The late Meera H Sanyal was not just a cogent banker, but also an advocate of civil society.
The late Meera H Sanyal was not just a cogent banker, but also an advocate of civil society. Her political inclinations bore testimony to her commitment. She had her eyes set to the ground and understood the common man and worked towards her betterment. Demonetisation was an act that, she believed, hurt the common man and did not quite deliver what it sought to achieve. In her very down-to-earth book, The Big Reverse, she provides a lowdown on how the scheme worked, or rather did not work, and the travails that the people were subjected to. It does not have the esoteric touch of other books written by experts like Arun Kumar (from JNU) and Rammanohar Reddy (Economic and Political Weekly), but presents a lot of facts and data to buttress the same view.
Sanyal is quite singular in her approach and steers away from theory, attacking the concept at the ground level. It adds to the credibility that this book was written by a very respectable practitioner who headed a foreign bank. The book has cogently-crafted arguments that are presented based on both data and her practical experience as a banker and ‘citizen of India’ to deliver a scathing report on demonetisation. Her starting point is that while, as a patriot, anyone would be against black money and would like to bring to book all people involved in its generation, the idea of demonetisation being the appropriate tool is flawed. Also, she says upfront that if the PM said it was a planned operation that was in the works for 10 months, then it is quite shameful the way it was carried out. In this context, she also places on record the statement made by a deputy governor of RBI, who claimed that everything was planned well in advance, even though incumbent RBI governor Raghuram Rajan declared that while he had given his opinion on the subject, it was never taken forward even for discussion. If this is true, then it appears odd that a deputy governor knew what the governor did not.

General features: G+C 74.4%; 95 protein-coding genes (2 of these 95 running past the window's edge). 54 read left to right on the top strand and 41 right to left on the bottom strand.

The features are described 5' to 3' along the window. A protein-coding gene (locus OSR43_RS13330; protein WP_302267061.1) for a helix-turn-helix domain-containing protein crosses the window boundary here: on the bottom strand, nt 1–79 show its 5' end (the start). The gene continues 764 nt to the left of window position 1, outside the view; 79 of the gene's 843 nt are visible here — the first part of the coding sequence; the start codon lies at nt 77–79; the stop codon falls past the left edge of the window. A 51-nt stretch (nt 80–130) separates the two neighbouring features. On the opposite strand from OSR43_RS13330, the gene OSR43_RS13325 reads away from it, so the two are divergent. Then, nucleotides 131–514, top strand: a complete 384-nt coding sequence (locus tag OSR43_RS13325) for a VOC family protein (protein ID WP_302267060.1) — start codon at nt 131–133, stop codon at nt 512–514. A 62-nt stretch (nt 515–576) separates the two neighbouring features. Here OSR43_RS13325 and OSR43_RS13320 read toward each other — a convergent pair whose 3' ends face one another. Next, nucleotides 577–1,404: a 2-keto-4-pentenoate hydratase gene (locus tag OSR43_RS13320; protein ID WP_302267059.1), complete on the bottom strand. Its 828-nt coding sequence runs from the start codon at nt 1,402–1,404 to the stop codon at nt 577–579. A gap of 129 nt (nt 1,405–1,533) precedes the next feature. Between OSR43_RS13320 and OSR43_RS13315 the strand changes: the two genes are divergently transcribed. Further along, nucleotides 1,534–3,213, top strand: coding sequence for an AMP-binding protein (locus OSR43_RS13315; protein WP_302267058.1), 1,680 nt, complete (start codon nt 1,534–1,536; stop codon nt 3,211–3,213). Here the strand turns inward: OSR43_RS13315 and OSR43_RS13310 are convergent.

Accordingly, the author has a chapter dedicated to the RBI in which she concludes that the reputation of the central bank took a hit and its credibility came down, given its unpreparedness. The number of changes that were made in the two-month period clearly exposed the central bank, which was reactive rather than in command. She gives an example of the sizes of notes not being the same, which should have been known in advance for recalibrating the ATMs if it was a planned operation. Evidently, it was not something the RBI was prepared for, which led to disastrous consequences at the ground level.
After analysing the rather weak performance of the establishment, she analyses the economic impact of the move, which is hard-hitting. The economy was affected negatively notwithstanding claims made by the supporters of the government. She gives various estimates of how GDP growth slowed down. More importantly, she highlights how smaller economic participants like farmers and the self-employed witnessed fall in business and income. Here, she gives examples of several cases, which, as a banker, she had collected to prove how the farmers and the SME sector, in particular, were impacted. She also takes readers down memory lane, outlining similar moves in the past, concluding that economic conditions did not warrant such a move and a well-functioning economy was ‘pushed back’. Hence, the book’s title.
Next, she goes over all the objectives that were put forward by the PM when implementing this policy, as well as the add-ons mentioned by officials and spokespersons of the government more as an afterthought. These ranged from black money and terror financing to digitisation and expanding the tax base. There are eight objectives that she has critically examined in terms of whether or not they were achieved even to any discernible effect. Quite clearly, all these objectives were not met, which means that they were built on false premises and looked more like justifications of a scheme that failed. There is a lot of data to prove her point, which does look convincing.
The book has been written from the heart and, hence, while Sanyal’s political affiliations may tempt the reader to argue that it clouded her judgment, she has steered clear of political views and presented facts and drawn conclusions from them. Her view has been presented more from the point of view of a citizen of the country, who had to go through the pain of not having access to currency and the turmoil that had to be undergone to meet daily needs. All talk of digitisation was an elitist view that was not accessible in the real India. This can’t be contested.
The important issue is whether or not all this was worth the trouble in terms of the objectives that were brought about in the course of the discourse. There, surely, were other ways to do it—the choice of removing high-value notes and replacing them with higher notes was logically flawed. This is the message one could take from this book. In her conclusion, Sanyal states quite ironically through a quote of Milton Friedman that “the government solution to a problem is usually as bad as the problem and often makes the problem worse”. One may tend to agree with this view when ruminating over demonetisation.
Madan Sabnavis is chief economist, CARE Ratings